She states that if the restored protein behaves as normally as it looks, patients with this particular BRCA1 mutation could simply take a pill to prevent their cells from destroying their BRCA1 proteins in the first place.
"We know that mutations in BRCA1 are linked to aggressive forms of hereditary cancer, and that targeting the molecule with anti-cancer drugs could save lives,” said Erica Ollmann Saphire, PhD, a Professor of Immunology and Microbial Science at The Scripps Research Institute who was not involved in this study. “However, how to target the molecule and how to develop those drugs were unclear because no one has ever seen the BRCA1 structure in its entirety. By revealing the structure of this cancer-related protein for the first time, the Kelly lab and VTCRI have provided the road map to developing new anti-cancer therapeutics. This structure will also open new avenues for research to understand the mechanisms of cancer and prevention."
Elizabeth Alli, PhD, an Assistant Professor in the Department of Cancer Biology at Wake Forest University School of Medicine, said Dr. Kelly and her team employed an innovative approach to describe a structural defect in the mutated form of BRCA1 and to demonstrate that the mutant structure may be restored by enzymatic manipulation. Dr. Alli was not involved in the study.
"It's a very exciting study that highlights the importance and utility of three-dimensional structural analyses," said Dr. Alli, who studies BRCA1 and its role in DNA repair. "These data provide key information that may be further explored to better understand the tumor suppressor function of BRCA1 and to develop new strategies for the prevention or treatment of BRCA1-mutated cancers."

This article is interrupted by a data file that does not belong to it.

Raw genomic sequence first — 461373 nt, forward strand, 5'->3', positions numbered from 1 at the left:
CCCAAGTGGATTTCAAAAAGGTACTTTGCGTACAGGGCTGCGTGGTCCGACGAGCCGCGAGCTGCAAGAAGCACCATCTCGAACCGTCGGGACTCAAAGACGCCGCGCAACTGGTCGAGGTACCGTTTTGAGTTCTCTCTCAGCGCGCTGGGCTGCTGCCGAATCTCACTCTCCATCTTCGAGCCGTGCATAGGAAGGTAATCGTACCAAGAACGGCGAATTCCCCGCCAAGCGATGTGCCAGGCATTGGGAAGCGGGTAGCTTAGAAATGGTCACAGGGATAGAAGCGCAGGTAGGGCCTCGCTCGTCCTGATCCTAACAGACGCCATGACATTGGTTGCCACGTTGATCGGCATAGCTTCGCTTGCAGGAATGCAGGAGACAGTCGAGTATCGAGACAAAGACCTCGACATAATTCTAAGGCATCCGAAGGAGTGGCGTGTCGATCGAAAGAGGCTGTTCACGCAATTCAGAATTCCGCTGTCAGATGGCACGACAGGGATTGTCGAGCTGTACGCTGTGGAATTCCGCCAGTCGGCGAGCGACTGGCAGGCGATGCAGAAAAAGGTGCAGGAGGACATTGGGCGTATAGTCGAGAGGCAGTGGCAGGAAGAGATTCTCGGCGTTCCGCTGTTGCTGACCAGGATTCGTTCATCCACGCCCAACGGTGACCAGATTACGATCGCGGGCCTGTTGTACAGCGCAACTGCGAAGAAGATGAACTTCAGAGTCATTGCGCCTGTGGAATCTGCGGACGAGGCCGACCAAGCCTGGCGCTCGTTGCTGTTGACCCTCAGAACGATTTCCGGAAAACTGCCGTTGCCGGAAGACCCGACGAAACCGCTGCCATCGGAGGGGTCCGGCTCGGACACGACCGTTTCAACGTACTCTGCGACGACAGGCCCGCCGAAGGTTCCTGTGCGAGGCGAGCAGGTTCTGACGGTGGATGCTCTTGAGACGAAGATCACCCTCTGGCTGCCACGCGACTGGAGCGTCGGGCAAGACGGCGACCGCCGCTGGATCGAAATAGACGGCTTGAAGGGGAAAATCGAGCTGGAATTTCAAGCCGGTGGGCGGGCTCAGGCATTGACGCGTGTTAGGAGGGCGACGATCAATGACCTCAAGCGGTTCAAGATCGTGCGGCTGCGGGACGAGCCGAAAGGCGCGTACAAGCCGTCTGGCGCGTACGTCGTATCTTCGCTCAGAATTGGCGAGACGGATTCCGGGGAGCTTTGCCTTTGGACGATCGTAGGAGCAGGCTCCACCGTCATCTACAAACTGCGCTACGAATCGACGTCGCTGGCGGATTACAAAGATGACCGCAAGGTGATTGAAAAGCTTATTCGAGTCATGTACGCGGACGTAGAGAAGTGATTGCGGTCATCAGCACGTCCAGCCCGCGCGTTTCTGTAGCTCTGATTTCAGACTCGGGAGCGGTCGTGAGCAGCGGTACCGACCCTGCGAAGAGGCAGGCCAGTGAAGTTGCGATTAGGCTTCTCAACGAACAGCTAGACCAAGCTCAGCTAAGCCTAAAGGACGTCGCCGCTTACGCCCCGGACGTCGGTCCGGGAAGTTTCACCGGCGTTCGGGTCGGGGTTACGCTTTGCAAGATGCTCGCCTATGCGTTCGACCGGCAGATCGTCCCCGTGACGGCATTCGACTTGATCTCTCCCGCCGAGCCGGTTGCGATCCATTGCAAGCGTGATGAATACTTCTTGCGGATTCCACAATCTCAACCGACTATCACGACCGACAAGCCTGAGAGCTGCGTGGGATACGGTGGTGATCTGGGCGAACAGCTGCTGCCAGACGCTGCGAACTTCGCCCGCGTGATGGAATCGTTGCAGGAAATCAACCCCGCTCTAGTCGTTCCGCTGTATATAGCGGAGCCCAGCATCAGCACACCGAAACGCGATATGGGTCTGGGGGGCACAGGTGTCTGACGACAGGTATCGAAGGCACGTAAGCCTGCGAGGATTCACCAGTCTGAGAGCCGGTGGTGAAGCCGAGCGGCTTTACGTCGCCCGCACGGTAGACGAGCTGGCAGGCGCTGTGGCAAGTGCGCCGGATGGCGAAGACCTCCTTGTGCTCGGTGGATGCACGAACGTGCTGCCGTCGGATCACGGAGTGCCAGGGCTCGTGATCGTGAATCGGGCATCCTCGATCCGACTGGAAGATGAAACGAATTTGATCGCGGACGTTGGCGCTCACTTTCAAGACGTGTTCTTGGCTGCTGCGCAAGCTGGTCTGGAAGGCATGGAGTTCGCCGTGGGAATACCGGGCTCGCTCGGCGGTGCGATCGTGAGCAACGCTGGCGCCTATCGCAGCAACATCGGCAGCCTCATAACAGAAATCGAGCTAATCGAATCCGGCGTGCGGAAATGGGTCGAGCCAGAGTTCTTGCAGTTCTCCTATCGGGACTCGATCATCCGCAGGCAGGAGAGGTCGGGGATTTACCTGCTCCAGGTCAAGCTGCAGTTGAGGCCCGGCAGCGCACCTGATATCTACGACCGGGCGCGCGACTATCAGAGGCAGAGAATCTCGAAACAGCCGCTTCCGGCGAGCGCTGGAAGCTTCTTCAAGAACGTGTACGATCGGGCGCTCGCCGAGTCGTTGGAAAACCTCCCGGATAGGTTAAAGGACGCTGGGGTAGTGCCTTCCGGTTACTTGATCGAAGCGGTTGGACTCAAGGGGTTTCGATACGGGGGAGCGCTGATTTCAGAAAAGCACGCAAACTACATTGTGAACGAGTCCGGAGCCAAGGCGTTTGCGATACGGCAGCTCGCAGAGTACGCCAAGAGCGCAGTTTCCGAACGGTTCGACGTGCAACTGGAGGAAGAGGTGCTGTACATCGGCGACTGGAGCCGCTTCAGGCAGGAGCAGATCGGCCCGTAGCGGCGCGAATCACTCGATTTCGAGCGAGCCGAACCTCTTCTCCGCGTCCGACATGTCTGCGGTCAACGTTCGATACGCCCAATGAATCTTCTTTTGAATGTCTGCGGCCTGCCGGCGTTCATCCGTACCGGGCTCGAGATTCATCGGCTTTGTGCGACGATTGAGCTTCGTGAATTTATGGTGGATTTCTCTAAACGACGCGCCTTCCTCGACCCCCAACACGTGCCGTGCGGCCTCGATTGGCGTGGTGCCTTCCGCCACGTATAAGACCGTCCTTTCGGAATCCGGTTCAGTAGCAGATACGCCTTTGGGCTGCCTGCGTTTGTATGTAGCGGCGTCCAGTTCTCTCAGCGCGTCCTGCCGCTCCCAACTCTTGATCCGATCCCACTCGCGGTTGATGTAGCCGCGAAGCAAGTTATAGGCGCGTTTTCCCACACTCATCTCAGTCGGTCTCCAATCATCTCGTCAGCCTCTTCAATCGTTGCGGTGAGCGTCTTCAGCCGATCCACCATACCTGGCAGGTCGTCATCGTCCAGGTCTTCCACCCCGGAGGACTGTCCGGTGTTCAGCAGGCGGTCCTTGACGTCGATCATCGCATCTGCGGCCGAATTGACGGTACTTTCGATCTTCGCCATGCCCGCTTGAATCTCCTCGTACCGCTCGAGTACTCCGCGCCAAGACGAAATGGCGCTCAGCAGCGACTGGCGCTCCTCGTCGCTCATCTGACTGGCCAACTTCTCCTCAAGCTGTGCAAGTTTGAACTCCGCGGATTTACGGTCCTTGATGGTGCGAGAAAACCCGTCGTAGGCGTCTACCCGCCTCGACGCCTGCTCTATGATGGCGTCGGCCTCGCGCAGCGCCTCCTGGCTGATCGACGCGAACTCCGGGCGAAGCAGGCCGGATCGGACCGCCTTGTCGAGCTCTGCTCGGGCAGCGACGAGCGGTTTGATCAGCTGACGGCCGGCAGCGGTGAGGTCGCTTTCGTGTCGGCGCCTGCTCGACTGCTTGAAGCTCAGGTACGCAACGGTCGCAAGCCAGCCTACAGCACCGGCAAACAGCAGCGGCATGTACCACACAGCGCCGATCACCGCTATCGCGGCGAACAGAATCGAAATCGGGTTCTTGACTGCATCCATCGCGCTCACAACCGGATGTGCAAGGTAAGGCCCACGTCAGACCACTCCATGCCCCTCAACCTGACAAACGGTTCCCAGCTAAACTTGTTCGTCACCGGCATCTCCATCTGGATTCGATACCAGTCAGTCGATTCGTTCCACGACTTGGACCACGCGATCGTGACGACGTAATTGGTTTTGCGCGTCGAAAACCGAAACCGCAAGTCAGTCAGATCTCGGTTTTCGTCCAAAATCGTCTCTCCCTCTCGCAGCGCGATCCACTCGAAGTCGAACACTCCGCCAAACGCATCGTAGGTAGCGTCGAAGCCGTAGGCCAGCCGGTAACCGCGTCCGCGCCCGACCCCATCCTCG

Dr. Kelly is now studying the function of mutant BRCA1 proteins that are restored to structural normalcy. The mutant BRCA1 protein may look healthy, but it’s not yet clear if it behaves as it should.
“We’re still years away from a preventative or restorative treatment, but our ability to see BRCA1 in three dimensions is providing new insights for rational drug design and the real possibility of bringing a precision medicine approach to this disease,” she said. “We’re beginning to understand the mechanisms of the cancer clock and how to stop the ticking.”
Michael Friedlander, PhD, the Founding Executive Director of VTCRI, spoke highly of Dr. Kelly’s contributions to both the Institute and science overall.
“We were extremely fortunate to recruit Dr. Kelly to the VTCRI from Harvard as one of the original institute research team leaders,” he said. “Debbie has met and exceeded our expectations, developing a premiere structural biology research enterprise, applying powerful molecular imaging and computational approaches to develop new insights into cancer. Her latest work on the structure of the BRCA1 protein in triple-negative breast cancer and the development of a new strategy for potentially ameliorating the structural and functional deficit is absolutely paradigm shifting.”
To read more about this study, click here.